Business a veritable fruit salad

Employees busy at work in the warehouse of Arnold’s Fruit Market, Wodonga. Pictures: MATTHEW SMITHWICK
Employees busy at work in the warehouse of Arnold’s Fruit Market, Wodonga. Pictures: MATTHEW SMITHWICK

THE shopfront is a colourful assortment of fresh fruit and vegetables.

But step back into the warehouse of Arnold’s Fruit World — and it’s a whole new world.

Just as farmers toil in the paddocks there’s plenty of work behind the scenes of the Wodonga business.

Everyone knows their jobs and it’s heads down as they pack boxes, halve and cover fruit for the retail store and move huge quanties each day.

The business started small when, in 1892, Johann Gottfried Arnold grew his own vegetables and would call on housewives with a barrow or basket of his goods.

After several months a shop in Albury’s Wilson Street and eventually Olive Street was opened.

Bikes would go out and take orders and then produce was delivered by horse and cart.

The store was supplied by a lot of Chinese gardeners and farmers would bring their produce to be sold.

It was long before JG Arnold’s great granddaughter Louise Arnold’s time but she said the store even stocked chaff, nuts and had a cafe.

Thirty years ago, and many generations later, the shop moved to Wodonga when the Olive Street complex was sold to Myer.

“I was 10 when we moved over,” Louise said.

She said customers seemed to be willing to travel to Wodonga where her brother Roger is now the managing director of the business.

She can tell where customers come from by a trick her father Paul taught her — pop outside and check out the number plates on cars.

Nowadays the business delivers across the region to cafes, schools and restaurants and has 8000 people through the retail shop a week.

“We buy everything from the markets, we don’t grow anything now,” Louise said.

Today’s facilities are impressive with a room specifically for ripening bananas — Arnolds’ biggest seller.

The wholesale business also has a vegetable-peeling business that each week produces 10 tonnes of potatoes, four tonnes of pumpkins, one tonne of carrots and one tonne of onions.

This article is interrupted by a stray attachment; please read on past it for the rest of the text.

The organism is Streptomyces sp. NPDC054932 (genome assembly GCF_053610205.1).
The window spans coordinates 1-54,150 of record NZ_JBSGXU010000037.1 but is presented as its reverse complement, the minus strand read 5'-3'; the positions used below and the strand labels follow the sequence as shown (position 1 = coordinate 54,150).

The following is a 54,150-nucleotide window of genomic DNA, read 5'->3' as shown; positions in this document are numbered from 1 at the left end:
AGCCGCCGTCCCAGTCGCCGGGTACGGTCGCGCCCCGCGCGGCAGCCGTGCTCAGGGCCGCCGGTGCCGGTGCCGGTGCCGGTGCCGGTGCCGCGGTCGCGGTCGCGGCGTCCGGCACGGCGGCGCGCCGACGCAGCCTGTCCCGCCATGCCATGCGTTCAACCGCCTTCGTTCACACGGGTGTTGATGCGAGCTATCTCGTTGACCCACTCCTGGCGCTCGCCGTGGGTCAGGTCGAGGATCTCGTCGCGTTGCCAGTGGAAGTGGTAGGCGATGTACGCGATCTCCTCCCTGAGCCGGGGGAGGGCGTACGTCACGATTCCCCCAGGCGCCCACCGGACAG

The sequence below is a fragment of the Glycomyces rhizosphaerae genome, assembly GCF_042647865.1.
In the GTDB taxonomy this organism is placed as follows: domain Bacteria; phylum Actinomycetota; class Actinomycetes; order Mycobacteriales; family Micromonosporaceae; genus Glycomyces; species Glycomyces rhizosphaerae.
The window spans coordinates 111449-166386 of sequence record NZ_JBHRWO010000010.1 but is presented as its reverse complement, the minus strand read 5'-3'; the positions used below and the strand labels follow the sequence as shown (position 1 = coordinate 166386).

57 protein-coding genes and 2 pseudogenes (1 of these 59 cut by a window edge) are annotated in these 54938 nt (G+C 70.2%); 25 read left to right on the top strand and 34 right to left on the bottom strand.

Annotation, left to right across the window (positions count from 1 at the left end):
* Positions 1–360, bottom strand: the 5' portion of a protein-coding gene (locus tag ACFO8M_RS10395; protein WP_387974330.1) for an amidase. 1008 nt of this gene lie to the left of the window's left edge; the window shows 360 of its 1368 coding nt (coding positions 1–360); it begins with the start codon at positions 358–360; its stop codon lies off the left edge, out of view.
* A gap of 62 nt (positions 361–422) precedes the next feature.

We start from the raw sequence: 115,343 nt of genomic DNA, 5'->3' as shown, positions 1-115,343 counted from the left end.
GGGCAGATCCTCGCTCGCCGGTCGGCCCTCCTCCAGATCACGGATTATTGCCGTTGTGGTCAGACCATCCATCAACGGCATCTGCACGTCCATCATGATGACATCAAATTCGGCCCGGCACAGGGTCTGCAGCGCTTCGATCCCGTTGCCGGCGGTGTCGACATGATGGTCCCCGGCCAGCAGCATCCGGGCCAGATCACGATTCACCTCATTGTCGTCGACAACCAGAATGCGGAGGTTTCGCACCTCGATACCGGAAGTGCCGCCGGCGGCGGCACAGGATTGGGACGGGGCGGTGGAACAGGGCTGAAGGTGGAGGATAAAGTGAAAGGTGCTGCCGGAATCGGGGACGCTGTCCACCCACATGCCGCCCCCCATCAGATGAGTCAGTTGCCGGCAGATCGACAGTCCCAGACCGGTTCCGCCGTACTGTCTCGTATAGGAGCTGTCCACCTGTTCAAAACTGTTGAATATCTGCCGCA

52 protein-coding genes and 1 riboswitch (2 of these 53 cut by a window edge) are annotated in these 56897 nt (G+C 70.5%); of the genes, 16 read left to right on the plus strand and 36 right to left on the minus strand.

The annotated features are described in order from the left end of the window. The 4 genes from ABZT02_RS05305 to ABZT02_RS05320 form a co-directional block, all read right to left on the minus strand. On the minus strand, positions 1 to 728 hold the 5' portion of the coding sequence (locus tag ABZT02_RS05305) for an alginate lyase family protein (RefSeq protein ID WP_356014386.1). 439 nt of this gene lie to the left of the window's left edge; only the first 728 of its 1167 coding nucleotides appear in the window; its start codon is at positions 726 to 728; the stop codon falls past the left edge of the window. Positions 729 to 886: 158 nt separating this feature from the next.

“It was something we started doing 40 years ago,” Louise said.

It’s an example of how Arnold’s has always been a step ahead of its competitors.

Arnold’s again stepped ahead of the times in 2003 when it launched online.

It was the brainchild of their father, who died in 2002.

“Most Arnold men were forward thinking,” Louise said.

“Dad couldn’t use a computer but he said let’s get this happening.”

They started off with 20 online customers and now have 250 a week.

A long history means the business is very much centred on family which was highlighted when Roger’s son Ben — fifth generation — started work when he was 18. He turned 21 last week and is keen to stay.

“Arnold’s has been my life,” Louise said.

“I grew up spending time and wanted to be around the business.

“My dad was forced into the business as was his father, there was no choice; they just went straight in and I suppose we were lucky enough to have the choice,” she said.

Louise did three years of drama at university before returning to the business.

“We created a little spot for me in the business with my drama in advertising and TV work,” she said.

Louise is the first female in the family to combine marriage, motherhood and work.

A lot of Arnold women began with the business but gave it away after getting married.

The only other woman to stick with the business was spinster Aunty Rose.

Roger, too, was given the choice to join the business.

“When I left school Dad said ‘What do you want to do?’ and I said ‘I don’t know’,” he said.

“Why don’t you come and work with me until you decide what you want to do — and I’m still trying to decide.”

He said it was an interesting business because it was so varied.

“There are so many things that change, the weather, the opposition, the customers.”

Technology has improved his job.

“Mobile phones, fax machines and email have made this job so much easier,” Roger said.

He has to provide fruit and vegetables customers will want according to the weather — for example watermelon sales go up when it’s hot.

“I look at the weather maps and see that it’s going to be hot next week so ‘let’s find something’,” he said.

“I’ve got to be prepared. I’ve got to have the watermelon on the road.

“Then the weather changes, oh the forecast was wrong, what do we do?”

Like farmers he is often at the mercy of weather forecasts.

“They’re a lot better than they used to be,” he said.

It seems food production is affected by the weather from the paddock right through to the plate.